Dan LeRoy’s book about the Beastie Boys will be coming out in the spring, documenting the ever so slightly chaotic creation of Paul’s Boutique. Here’s a short taste of it:
Under the terms of the deal with Capitol, Horovitz, Yauch and Diamond received an advance of about $750,000 for Paul’s Boutique. They wasted no time putting it to use, setting up headquarters on the ninth floor of the Mondrian, a luxury hotel on Sunset Boulevard. A favorite stop for traveling rock stars, it was the perfect location for the Beasties to perfect their spendthrift philosophy.
“It was this whole thing that money doesn’t matter,” Tim Carr says. “And if it costs money, it’s funner – especially if it’s somebody else’s money.” Not that using their own money stopped the three from any pranks. “They would tip each other. Ad-Rock would order iced tea and charge it to Mike D’s room, and give a $25 tip,” Carr recalls. Of course, having some fun at their new labelmates’ expense was better still. “We’d be sitting by the pool, and they’d yell to Bret (Michaels) from Poison, ‘What room you staying in?’ Then they’d sign tons of shit off on his room. I’d be going, ‘God, is this really happening?’”
The band would purchase more than iced tea and tips, as Carr would learn during the trips he made to Los Angeles every six weeks or so. “It was the early days of cell phones, so the Beasties would walk around with these, like, walkie talkies and call each other, from one side of the bar to the other. And they all had unbelievable cars. These guys dove headfirst into the L.A. car culture. But everything they had was that way.”
Capitol received an early warning of this attitude. One of the band’s first official acts after signing to the label, according to Matt Dike, was to commandeer a conference room and arrange a phony “video casting call” to meet girls. “The record isn’t even conceived of at this point,” recalls Dike. “But what could be better than having 500 hot chicks show up in their bikinis?” The Beasties and Dike watched the aspirants dance to some of Dike’s instrumentals, while seated at a table “drunk, with huge joints, and stacks of money in front of us.”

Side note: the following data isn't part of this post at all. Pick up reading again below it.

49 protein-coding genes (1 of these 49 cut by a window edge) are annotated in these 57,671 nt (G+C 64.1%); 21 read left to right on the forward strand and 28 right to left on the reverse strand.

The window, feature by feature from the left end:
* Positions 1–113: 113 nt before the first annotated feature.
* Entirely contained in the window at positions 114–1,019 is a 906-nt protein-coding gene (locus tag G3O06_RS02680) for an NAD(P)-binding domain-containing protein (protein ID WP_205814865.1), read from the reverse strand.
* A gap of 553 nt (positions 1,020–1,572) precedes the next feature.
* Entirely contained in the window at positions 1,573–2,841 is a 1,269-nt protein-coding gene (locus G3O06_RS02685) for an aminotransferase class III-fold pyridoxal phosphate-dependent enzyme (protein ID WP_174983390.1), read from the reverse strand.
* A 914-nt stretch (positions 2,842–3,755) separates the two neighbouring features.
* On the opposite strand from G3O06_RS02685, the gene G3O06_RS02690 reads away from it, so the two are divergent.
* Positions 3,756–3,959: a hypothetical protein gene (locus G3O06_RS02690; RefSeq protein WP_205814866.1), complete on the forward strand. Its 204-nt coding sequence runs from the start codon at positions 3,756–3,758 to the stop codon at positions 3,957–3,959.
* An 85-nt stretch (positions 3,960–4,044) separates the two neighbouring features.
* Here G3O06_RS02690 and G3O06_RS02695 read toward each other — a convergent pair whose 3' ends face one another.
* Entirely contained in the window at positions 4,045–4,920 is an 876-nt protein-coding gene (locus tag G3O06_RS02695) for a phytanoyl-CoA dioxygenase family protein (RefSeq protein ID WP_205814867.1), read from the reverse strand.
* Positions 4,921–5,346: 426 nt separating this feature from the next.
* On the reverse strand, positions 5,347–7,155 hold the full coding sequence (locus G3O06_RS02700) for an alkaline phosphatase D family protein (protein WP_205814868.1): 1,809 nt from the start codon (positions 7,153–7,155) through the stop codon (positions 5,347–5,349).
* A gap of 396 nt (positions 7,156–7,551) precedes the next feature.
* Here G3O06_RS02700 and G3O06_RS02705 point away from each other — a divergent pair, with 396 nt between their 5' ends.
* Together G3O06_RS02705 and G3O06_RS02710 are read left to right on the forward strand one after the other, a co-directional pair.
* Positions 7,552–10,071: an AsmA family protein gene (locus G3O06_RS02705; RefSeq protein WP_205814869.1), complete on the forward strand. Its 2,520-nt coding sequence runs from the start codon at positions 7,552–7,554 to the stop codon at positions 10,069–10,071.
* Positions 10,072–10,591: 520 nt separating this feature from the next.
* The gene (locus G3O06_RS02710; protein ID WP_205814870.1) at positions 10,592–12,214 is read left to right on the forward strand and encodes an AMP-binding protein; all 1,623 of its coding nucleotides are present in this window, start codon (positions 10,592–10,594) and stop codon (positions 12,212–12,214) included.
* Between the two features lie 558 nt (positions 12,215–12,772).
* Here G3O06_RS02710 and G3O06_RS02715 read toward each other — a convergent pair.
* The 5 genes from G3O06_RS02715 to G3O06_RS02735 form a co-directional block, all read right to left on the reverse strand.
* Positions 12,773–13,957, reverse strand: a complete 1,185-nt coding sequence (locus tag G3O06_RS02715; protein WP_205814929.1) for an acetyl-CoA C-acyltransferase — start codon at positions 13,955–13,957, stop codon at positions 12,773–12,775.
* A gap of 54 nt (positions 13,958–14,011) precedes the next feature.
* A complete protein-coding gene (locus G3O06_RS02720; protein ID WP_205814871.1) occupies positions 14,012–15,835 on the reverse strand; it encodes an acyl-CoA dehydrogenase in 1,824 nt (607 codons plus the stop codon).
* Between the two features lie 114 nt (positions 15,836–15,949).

Such conspicuous consumption, combined with the Beasties’ already larger-than-life image, quickly made them the toast of Los Angeles. “They were treated like gods,” says photographer Ricky Powell, a friend of the band often referred to at the time as “The Fourth Beastie.” “Wherever they went. Clubs, parties — you name it. They had a lot of female admirers and a lot of male groupies too.”
Powell would be flown to Los Angeles many times, one of several old friends – like Sean Carasov and Cey Adams – who remained part of the group’s inner circle. But the group was rapidly building an influential new group of acquaintances as well. “These kids were actors and musicians,” Adams remembers, “the sons and daughters of Hollywood royalty.” Among them were Balthazar Getty, the grandson of billionaire J. Paul Getty; Mick Fleetwood’s daughter Amy; and Karis Jagger, daughter of Mick.
“None of these kids had jobs, and they all had these huge houses and were driving these fancy cars,” marvels Adams. “I was just amazed at the amount of wealth.”
Two others who drifted into the Beasties’ orbit were the children of folk singer Donovan: his son, Donovan Leitch, and daughter Ione Skye. “All Ad-Rock would talk about was Ione Skye, and how hot she was, and whether she’d go out with him,” says Dike. “I was like, ‘Yeah, that’s never gonna happen.’” In fact, the actress would end up married to Horovitz for most of the Nineties.
With money to burn and new friends to make, it was little wonder that work on the new album was progressing at a less-than-frantic pace. Even the group’s afternoon writing sessions at the Mondrian, work “which involved a good deal of red wine and marijuana,” according to Mike Simpson, would soon become dominated by one of the Beasties’ favorite sports. “We noticed that every day at a certain time, people would line up outside the Comedy Store, which is right across the street. So, someone – I don’t know who — had the idea that it might be fun to throw eggs at these people. So it sort of became a daily ritual.”
“One night…there was a line of people waiting to see Billy Crystal. And the Beasties went up on the roof, and lobbed from across the street. So these things hit like boulders,” says Tim Carr. “And the Comedy Store called the Mondrian, and the Mondrian security and the police were there. And nobody was taking any blame for anything.”
The egging would spread to drive-by excursions throughout downtown Los Angeles, and even inspired a new song, “Egg Man.” “There was a certain amount of research going into all these stunts,” Carr admits with a smile. “But they knew no bounds.”
The Mondrian staff would address the mounting complaints in a “very politically correct letter” to the band. “It said that there were complaints of things falling out their window, and that if there was a problem with the window, they could have maintenance come up and address it,” recalls Simpson. “It was just hysterically funny.”
The man who would have to answer for the Beasties, Tim Carr, was beginning to disagree.